Practicing against a machine can help you beat your friends and family, but if you intend to beat the pros, you have to up your game. You need to understand the mechanics of the game, learn different formations, and apply computational models.

The world has the wrong notion that practice makes perfect. In reality, practice only creates a routine. If you practice thousands of hours the wrong way, you will only end up with an unhealthy habit. You’ll find such examples in sports where young sportsperson with the improper technique find it impossible to compete at a higher level.

What builds expertise is not just practice, but the right practice. You have to challenge yourself to try unique methods, experiment with techniques that make you break a sweat and explore new information that stimulates your brain cells.

The same logic applies to different areas of expertise.

  • Writing: Typing thousands of words every day won’t make you a Stephen King. You will have to learn and practice different techniques of writing.
  • Professional skills: Trying the same methods to make a sale will only yield mediocre results. The top sales professionals have learned from the experts and invented their own approaches to increase conversions.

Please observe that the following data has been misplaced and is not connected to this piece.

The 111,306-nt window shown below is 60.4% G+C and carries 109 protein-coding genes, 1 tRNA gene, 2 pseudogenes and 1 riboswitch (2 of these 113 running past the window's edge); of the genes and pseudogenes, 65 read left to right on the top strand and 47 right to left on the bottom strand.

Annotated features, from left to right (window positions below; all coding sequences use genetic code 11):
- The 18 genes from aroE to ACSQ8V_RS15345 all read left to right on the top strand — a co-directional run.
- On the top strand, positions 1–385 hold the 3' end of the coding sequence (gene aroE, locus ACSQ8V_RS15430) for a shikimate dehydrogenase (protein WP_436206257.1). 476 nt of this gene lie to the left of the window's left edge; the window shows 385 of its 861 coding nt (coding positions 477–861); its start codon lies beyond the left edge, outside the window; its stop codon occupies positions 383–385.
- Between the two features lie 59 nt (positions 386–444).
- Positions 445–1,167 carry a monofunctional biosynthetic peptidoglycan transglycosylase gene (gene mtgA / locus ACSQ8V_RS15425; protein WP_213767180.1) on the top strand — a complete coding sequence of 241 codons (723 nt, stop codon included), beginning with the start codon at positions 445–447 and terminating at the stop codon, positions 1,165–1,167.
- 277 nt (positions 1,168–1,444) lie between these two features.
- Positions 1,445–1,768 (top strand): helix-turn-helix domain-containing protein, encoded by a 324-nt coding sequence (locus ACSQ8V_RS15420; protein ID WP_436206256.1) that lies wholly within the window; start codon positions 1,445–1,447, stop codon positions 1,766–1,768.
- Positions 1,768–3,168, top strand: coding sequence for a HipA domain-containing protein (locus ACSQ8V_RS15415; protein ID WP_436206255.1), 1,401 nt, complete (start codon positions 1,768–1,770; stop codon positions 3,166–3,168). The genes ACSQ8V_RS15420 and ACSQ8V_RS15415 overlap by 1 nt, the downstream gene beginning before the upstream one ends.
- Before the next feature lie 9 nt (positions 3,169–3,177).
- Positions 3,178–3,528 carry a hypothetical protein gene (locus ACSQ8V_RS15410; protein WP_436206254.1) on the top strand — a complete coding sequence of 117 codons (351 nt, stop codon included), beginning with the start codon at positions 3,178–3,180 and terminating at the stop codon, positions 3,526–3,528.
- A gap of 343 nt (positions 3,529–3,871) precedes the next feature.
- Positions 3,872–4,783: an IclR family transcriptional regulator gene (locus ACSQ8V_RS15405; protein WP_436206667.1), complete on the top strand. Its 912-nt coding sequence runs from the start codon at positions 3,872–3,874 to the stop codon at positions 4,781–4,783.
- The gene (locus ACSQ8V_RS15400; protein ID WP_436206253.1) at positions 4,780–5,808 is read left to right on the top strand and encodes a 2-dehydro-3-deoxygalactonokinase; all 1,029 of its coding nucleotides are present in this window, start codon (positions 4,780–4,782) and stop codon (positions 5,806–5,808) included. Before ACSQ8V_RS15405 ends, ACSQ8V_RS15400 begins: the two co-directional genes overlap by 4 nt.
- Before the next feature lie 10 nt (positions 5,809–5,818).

• Entrepreneurship: Typing your resignation letter, setting up a business, and putting in long hours won’t lead to a million-dollar business. You will have to experiment, learn from your mistakes, and find the winning formula.


Any skill takes time to develop. The further you go, the harder it becomes to step it up. That isn’t a reason to give up. If anything, it should serve as a motivation to try harder. The path to becoming the best of the best is trodden with thorns. If it was decorated with a red carpet, all the average Joe’s would have rolled over and made it.

The whole reason why the cream of the crop holds a special demand is because it’s rare. You can take the standard route and remain one among the mediocre or put in relentlessly painstaking effort to become outstanding. The choice is yours.